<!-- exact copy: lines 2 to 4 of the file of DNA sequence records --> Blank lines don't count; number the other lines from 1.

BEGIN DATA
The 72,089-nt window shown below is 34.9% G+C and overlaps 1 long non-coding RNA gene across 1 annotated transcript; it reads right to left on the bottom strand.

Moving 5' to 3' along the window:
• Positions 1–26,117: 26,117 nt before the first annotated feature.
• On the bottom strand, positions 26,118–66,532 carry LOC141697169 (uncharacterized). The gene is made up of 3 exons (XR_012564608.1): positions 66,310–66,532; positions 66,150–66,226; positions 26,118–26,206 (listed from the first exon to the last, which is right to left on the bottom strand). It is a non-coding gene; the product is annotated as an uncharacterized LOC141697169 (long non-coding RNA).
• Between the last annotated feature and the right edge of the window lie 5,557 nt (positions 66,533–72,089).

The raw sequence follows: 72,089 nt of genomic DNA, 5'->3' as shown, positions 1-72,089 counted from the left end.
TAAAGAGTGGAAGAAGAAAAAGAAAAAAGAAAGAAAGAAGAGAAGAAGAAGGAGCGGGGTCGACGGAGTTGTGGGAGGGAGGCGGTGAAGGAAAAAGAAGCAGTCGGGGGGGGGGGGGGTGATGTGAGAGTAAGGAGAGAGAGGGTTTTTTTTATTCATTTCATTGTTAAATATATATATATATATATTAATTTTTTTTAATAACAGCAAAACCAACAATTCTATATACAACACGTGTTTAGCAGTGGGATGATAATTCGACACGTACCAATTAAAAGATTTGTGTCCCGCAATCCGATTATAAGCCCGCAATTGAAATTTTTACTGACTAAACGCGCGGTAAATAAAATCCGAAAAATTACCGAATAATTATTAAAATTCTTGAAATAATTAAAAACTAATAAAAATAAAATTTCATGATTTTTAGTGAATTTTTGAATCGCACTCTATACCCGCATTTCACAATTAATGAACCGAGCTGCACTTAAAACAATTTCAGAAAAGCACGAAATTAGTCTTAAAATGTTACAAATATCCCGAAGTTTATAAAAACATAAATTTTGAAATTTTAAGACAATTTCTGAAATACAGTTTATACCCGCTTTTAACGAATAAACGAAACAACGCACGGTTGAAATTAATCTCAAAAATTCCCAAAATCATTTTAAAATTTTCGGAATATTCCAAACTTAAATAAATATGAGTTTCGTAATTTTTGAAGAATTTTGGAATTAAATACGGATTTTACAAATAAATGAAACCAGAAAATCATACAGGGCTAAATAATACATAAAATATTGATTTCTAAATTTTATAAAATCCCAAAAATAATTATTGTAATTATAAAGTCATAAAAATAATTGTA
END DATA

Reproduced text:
Moving 5' to 3' along the window:
• Positions 1–26,117: 26,117 nt before the first annotated feature.
• On the bottom strand, positions 26,118–66,532 carry LOC141697169 (uncharacterized). The gene is made up of 3 exons (XR_012564608.1): positions 66,310–66,532; positions 66,150–66,226; positions 26,118–26,206 (listed from the first exon to the last, which is right to left on the bottom strand). It is a non-coding gene; the product is annotated as an uncharacterized LOC141697169 (long non-coding RNA).